Our modern culture excels in building up an expectation of right answers for everything. We are put through years and years of schooling with all manner of exams and tests that imply that there is an answer for every question.
Not only does an answer exist, but there is only one correct answer and all the rest are wrong, even if they're really, really close.
And this carries over to the way we are with ourselves in pain and the way we respond to life with pain. We search for the real fix, the magic pill, the one true key to healing, to a pain free existence, to a more perfect life. Or even one that is just slightly less painful than the one we have now.
There must be AN answer to this. What is it? Where is it? Who has it? So we keep searching the pharmaceutical shelves, the internet, the medical community, and within ourselves.
Where Have I Gone Wrong?
We go from being determined to find it, to being frustrated with the last thing we tried that didn't work, to panicking that we will never find the IT we're looking for, to being despondent, and, finally, defeated. (And then we often start that cycle over again.)
We may feel our doctors have failed us. We may feel life has failed us. We may feel we have failed at life. We may feel we have failed ourselves, failed at being ourselves in this life because this isn't what we signed up for.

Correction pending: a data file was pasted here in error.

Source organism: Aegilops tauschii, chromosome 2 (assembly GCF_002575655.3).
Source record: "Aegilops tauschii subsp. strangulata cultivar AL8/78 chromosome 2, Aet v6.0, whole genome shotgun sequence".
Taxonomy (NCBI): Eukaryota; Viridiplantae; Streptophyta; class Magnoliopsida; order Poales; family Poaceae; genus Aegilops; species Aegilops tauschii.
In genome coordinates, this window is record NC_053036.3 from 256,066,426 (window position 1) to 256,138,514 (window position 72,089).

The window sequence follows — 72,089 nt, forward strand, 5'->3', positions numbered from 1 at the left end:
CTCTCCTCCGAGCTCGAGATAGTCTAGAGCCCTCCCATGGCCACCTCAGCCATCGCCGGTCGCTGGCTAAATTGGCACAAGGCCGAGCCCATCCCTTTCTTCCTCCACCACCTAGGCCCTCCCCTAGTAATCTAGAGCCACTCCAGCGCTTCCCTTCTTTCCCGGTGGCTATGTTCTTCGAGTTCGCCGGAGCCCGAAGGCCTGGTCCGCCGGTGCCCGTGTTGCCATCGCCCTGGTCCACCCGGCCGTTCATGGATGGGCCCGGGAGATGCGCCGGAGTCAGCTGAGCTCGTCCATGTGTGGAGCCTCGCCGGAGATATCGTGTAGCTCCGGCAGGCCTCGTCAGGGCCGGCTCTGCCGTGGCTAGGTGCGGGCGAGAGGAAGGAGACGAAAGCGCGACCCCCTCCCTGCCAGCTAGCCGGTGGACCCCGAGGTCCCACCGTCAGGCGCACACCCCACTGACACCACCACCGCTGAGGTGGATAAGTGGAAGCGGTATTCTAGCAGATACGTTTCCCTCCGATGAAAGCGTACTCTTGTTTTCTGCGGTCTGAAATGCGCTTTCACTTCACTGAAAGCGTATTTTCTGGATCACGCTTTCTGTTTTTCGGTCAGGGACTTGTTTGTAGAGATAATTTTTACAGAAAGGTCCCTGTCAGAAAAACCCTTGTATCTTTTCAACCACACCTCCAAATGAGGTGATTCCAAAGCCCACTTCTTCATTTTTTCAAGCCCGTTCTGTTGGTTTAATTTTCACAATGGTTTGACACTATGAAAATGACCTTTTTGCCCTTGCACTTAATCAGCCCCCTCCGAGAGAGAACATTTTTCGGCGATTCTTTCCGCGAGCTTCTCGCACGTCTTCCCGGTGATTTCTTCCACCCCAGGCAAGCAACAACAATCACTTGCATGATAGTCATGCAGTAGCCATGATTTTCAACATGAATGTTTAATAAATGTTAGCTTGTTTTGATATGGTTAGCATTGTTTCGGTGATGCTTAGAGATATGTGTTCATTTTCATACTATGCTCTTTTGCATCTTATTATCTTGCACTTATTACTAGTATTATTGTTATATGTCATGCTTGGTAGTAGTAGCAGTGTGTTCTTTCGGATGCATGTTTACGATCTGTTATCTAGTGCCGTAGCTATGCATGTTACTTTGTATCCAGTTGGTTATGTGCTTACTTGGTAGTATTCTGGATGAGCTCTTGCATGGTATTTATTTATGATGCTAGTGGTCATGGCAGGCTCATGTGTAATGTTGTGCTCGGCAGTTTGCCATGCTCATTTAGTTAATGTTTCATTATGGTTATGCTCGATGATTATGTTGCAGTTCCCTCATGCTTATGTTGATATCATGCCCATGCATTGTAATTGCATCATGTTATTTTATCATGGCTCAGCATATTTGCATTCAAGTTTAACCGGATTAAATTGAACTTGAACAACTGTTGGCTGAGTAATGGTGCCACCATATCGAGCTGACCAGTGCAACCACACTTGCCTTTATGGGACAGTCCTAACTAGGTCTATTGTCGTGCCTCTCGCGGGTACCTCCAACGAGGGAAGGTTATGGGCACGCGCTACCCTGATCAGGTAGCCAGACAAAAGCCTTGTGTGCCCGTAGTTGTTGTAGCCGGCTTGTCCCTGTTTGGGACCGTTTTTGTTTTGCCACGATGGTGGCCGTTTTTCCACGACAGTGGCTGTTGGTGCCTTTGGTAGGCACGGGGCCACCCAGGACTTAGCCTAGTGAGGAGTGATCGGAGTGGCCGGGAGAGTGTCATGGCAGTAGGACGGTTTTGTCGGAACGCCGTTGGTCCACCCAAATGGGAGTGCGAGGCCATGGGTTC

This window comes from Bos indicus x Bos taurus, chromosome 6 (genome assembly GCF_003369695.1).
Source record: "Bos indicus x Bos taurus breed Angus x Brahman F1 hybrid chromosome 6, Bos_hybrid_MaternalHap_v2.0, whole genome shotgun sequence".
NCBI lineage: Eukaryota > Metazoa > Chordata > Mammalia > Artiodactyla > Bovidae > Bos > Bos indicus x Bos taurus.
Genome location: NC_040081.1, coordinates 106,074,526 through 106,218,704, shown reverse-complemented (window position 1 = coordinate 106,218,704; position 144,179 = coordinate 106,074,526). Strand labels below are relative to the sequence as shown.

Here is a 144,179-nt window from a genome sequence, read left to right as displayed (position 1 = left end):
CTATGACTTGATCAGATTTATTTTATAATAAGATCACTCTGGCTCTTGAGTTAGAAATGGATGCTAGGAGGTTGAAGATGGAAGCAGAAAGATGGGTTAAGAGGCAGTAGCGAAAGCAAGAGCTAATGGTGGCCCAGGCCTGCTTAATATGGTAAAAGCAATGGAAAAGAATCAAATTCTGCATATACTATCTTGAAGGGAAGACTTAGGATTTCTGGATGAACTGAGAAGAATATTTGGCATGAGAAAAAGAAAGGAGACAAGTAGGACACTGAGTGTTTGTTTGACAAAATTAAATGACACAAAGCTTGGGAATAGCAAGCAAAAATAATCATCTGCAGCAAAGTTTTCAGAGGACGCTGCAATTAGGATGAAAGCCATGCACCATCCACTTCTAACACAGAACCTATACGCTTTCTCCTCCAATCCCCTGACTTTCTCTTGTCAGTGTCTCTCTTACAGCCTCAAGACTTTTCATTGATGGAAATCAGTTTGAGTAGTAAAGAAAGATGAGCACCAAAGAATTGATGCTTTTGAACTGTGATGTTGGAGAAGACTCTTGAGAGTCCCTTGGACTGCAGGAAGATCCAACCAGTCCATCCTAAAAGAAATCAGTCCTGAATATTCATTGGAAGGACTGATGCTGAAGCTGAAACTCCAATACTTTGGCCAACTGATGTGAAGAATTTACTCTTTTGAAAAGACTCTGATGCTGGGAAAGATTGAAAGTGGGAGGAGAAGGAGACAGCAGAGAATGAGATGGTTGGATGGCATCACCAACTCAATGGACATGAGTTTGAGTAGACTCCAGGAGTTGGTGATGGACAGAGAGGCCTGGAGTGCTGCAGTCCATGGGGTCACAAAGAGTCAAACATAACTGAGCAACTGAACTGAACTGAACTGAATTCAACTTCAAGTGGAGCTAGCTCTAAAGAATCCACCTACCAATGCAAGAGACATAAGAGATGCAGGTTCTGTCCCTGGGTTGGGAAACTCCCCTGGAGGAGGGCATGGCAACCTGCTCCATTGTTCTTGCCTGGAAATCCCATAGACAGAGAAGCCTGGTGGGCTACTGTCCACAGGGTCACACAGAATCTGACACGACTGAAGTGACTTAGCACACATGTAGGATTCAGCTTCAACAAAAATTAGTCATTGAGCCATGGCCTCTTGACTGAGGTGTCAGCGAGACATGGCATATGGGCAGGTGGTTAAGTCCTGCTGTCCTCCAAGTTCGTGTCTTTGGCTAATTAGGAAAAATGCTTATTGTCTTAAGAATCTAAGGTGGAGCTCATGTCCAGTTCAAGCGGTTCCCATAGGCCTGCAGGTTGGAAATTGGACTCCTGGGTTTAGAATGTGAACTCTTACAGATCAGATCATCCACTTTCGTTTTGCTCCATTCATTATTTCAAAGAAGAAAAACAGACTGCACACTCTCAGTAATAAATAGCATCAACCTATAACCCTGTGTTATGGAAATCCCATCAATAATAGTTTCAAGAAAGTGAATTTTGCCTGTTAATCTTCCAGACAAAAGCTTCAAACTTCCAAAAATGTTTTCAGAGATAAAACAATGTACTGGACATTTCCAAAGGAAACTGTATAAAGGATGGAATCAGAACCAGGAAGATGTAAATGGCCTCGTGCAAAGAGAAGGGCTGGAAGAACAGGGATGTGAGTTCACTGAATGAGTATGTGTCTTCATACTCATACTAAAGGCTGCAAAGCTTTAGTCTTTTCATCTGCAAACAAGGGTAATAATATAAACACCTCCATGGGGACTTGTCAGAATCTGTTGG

So we keep looking for the holy grail for pain.
It's out there, somewhere, it must be. Because that's the way the world is set up, isn't it? That's what was drilled into us for years and years and years, so we can't stop searching for the grail. Every day we put on our suit of armor and continue the quest. And we often exhaust ourselves with the search.
The Answer is Not Singular
The answer does not, in fact, appear to be singular at all.
Long-lived pain seems to require a multi-layered and complex series of responses that draw input from all aspects of the self.
And maybe that seems discouraging, that there may not be one right pill, or one right treatment for chronic pain. But I don't think so. I think it can also be a kind of relief.
Instead of making ourselves wrong for not having found the one true answer, the holy grail for pain, we can know that we are, in fact, already living the answer with every breath we take - that everything we do with an intention to heal is part of the answer.
The answer is not a state of absolute correctness, a final knowing that will set everything right all at once. Instead, it seems to be a messy, many-faceted, imperfect, and ever-changing process made up of the best choices and responses we can manage from one day to the next, and which may include many approaches and many methods over time.
So, Do We Give Up The Search?
Does that mean that I think we should stop looking for answers to chronic pain? Not at all. But I do believe that if we haven't found the one true solution yet, it may be that is isn't in just one place, it may be that we are surrounded by pieces of the holy grail, so to speak.
Each of these pieces, taken together, can create a workable approach for us made up of daily choices - some of which may be choices we revisit that didn't help before and now do, some of which may be from other disciplines and not strictly medical in flavor, and some of which are new medical developments.
So, we fashion our own grail that reflects who we are and what we need as we move through our journey with pain, and, instead of being something we have to find, it is something we create for ourselves through our choices and through our quest for wholeness.
Thanks, and I welcome your comments!